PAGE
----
5. Antonio Brown, WR, Pittsburgh Steelers (Bye: 7)

As good and consistent as it gets, Brown has finished as a top-three fantasy wide receiver in four consecutive seasons. Over the past five seasons, Brown has 582 receptions for 7,848 yards and 52 touchdowns. Leading the league by a wide margin in those categories, second-most in those categories are 481 receptions (Demaryius Thomas), 6,897 yards (Julio Jones) and 46 touchdowns (Dez Bryant).



6. Saquon Barkley, RB, New York Giants (Bye: 9)

Over the past two years, a rookie running back -- Ezekiel Elliott (2016) and Kareem Hunt (2017) -- has led the NFL in rushing. Arguably the most talented back to enter the league since Adrian Peterson, Barkley has a rare combination of size (233 pounds) and athleticism (4.4 forty and 41-inch vertical) and was highly productive (3,801 YFS and 43 TDs over past two seasons) at Penn State. The do-it-all back is a top-five fantasy option with legitimate upside to lead the position in fantasy points as a rookie.

7. DeAndre Hopkins, WR, Houston Texans (Bye: 10)

Leading the NFL in receiving touchdowns (13) last season, Hopkins now has four seasons with 75-plus catches and three seasons with 1,200-plus yards through his age-25 season. With a league-high 174 targets last season, Hopkins had 35-percent target share in 10 of 15 games and double-digit targets 11 times. As the focal point of Houston's offense, he arguably has the highest floor among all receivers in the league.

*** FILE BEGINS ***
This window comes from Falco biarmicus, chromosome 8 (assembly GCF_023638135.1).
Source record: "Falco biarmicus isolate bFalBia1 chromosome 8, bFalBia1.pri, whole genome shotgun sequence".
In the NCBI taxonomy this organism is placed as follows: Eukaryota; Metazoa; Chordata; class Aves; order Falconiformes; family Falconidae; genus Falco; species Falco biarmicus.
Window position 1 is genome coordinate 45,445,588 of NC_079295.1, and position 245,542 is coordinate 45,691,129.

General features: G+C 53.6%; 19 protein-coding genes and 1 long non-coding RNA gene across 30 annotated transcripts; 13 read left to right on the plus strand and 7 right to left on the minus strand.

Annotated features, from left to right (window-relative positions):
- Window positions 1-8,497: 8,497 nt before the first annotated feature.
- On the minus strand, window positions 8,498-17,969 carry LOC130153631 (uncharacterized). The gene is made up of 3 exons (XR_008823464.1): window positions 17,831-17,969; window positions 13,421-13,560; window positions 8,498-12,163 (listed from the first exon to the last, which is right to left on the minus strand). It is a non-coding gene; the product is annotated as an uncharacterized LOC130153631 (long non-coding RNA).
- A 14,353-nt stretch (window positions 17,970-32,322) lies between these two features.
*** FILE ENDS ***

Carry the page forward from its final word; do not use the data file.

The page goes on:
8. Julio Jones, WR, Atlanta Falcons (Bye: 8)

With 1,400-plus yards in each of the past four seasons, Jones has a total of 6,317 receiving yards during that four-year span. Only Antonio Brown (6,349) has more and both have more than 1,200 yards more than DeAndre Hopkins (5,063, third). Only Brown has more catches than Jones over that span. Of course, the problem is that Jones has just 23 touchdowns, tied for 21st in the NFL since 2014.

9. Odell Beckham, WR, New York Giants (Bye: 9)

As much as he may do things to frustrate the front office and organization off the field and/or on the sidelines, there are few players as talented as Beckham Jr. on the field. Last season was lost to injury, but OBJ had more than 90 catches, 1,300 yards and double-digit touchdowns in each of his first three NFL seasons. With good health, the contract-year wideout should post similar numbers in 2018, but reports are that a holdout is still "on the table."